Cavanaugh Bell of Gaithersburg is proving that you’re never too young to be a leader. In recognition of his activism, Gov. Larry Hogan announced on Feb. 15 that he had awarded the 8-year-old with an official citation, saying that he couldn’t think of a better example of someone who was “Maryland Strong.”
After being bullied at age 5, Bell decided he wanted to spread positivity in his community by volunteering. When he was told by local organizations that he was too young to volunteer, he founded his own nonprofit, Cool and Dope, in 2018. The name is an acronym for “Considering Others’ Obstacles in Life and Dish Out Positive Energy.”
On his GoFundMe page, Bell explains, “After I was bullied and I felt a darkness inside of me, I knew I didn’t want other kids to feel the same way I felt. So, I asked my mom if she could help me spread love and positivity. And, the more I gave back to my community, the more I wanted to keep doing it.”
Cool and Dope’s goal is to eradicate worldwide bullying by 2030. It encourages kids to become “Positivity Creators” by volunteering and speaking to lawmakers, educators, parents and students about bullying.
At 6 years old, Bell launched an anti-bullying campaign that resulted in local lawmakers declaring Feb. 21 as Gaithersburg’s Bullying Awareness Day and Montgomery County County recognizing October as National Bullying Awareness Month. In addition to the governor’s citation, he has received a Certificate of Congressional Recognition for his activism.
In February 2020, Bell asked the Montgomery Board of Education during a school board meeting to expand their bullying prevention training and response to teachers bullying students.
“See, the truth is, bullies come in all sizes, shapes, races, religions, genders and ages, so I need your help to do the hard work and make change happen, because our safety and our mental health matters too,” Cavanaugh said in his testimony.
When the pandemic hit last March, Bell shifted his efforts to creating care packages for his grandmother and other older residents in his community. He used his birthday and Christmas money to purchase toiletries and food.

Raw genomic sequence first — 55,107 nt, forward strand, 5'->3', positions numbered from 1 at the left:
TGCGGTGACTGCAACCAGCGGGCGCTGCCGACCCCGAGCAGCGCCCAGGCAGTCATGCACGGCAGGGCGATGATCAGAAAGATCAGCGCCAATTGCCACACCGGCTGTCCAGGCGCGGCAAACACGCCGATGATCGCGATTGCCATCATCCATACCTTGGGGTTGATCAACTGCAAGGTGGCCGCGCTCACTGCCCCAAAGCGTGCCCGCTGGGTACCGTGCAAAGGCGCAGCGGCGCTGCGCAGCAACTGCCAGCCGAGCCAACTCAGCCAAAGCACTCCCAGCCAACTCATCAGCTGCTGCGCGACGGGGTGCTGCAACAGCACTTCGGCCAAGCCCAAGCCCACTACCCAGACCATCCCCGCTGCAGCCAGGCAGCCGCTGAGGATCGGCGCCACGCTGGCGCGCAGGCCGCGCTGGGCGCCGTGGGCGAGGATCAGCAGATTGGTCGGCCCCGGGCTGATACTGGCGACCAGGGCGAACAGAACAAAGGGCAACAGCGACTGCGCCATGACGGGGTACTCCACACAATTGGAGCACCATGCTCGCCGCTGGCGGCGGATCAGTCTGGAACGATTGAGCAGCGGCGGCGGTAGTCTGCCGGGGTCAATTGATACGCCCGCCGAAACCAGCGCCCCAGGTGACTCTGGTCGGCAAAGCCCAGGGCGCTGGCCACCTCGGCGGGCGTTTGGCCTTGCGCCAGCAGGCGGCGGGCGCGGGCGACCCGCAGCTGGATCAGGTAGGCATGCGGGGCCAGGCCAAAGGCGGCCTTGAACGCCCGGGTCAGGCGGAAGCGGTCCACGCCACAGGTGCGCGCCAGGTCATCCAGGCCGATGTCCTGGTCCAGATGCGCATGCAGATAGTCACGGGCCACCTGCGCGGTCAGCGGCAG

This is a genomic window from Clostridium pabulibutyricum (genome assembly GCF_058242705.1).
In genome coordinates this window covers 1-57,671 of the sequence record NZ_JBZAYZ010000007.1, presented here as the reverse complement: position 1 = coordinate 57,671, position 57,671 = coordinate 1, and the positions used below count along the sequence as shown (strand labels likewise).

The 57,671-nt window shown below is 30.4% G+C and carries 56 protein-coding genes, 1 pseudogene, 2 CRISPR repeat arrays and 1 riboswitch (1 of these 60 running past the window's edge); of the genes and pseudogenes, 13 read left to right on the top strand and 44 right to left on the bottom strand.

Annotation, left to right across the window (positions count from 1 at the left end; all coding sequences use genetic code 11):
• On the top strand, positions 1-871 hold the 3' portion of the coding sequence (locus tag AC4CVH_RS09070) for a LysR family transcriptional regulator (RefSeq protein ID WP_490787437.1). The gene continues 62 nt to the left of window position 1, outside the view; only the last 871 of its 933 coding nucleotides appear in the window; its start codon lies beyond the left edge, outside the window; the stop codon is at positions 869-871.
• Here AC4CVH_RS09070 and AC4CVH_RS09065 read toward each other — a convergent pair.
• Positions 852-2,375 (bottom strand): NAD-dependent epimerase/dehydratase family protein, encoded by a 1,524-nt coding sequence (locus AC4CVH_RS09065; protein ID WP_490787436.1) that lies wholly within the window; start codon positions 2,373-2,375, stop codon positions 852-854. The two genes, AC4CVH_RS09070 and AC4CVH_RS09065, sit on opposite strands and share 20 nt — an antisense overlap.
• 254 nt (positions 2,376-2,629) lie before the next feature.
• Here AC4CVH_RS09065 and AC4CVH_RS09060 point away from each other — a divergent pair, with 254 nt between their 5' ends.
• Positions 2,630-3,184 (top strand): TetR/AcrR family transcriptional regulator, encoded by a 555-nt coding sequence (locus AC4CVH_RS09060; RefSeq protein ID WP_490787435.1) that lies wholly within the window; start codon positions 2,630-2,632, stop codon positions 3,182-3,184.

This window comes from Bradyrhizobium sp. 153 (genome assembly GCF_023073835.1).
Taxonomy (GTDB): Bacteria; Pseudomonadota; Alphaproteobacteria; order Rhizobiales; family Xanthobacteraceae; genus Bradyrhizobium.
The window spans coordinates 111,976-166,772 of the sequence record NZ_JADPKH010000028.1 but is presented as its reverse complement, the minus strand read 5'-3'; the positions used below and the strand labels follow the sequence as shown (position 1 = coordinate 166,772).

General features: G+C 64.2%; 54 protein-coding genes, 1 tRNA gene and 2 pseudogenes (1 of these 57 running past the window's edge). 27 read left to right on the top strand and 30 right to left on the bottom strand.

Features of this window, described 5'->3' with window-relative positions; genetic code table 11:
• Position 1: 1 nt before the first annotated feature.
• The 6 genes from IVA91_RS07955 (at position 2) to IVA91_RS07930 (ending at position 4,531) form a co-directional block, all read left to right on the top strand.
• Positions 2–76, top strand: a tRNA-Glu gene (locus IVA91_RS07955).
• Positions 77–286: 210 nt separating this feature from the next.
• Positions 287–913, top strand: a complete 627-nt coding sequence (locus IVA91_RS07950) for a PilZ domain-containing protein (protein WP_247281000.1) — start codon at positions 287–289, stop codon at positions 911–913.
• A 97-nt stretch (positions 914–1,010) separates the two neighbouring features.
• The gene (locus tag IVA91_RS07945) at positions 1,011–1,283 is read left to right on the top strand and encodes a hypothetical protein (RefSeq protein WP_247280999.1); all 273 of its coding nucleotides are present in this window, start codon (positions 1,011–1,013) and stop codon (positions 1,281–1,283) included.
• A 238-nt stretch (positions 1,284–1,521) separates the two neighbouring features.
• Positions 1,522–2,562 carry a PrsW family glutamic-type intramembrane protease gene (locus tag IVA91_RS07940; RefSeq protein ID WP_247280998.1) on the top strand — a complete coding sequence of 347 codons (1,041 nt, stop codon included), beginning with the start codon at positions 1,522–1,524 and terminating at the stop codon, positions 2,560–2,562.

In an interview with NBCLX last year, Cavanaugh said, “I didn’t want my grandma walking to the grocery because it’s coronavirus season so I asked my mom if I could make some care packages for her. But then I told my mom, what about the other senior citizens? Can I help them too?”
Donations began pouring in as word spread about his efforts, inspiring Cavanaugh and his mom to open their own food pantry called “Love is Greater than COVID-19.” Since then, Bell has donated food and critical supplies to more than 10,000 people across the country.
His activism caught the attention of then-Sen. Kamala Harris who invited him in May 2020 to be a guest on her YouTube show, “Kids with Kamala.”
“I have this saying that, you know, we’re all born leaders and it’s just a matter of when you decide to kick it in and be a leader,” said Harris during the show. “And you’ve figured that out at a really early state . . . that’s really, really, really incredible. And it’s so special and it’s very inspiring. You inspire me.”
Bell was featured in “Celebrating America,” a national television special for President Joe Biden’s inauguration, spotlighting Americans who have stepped up and given back during the pandemic. In it, Bell thanked everyone who had donated their time and money to support his cause. “That’s why love wins,” he said.
This story originally appeared on our sister site Montgomery Magazine.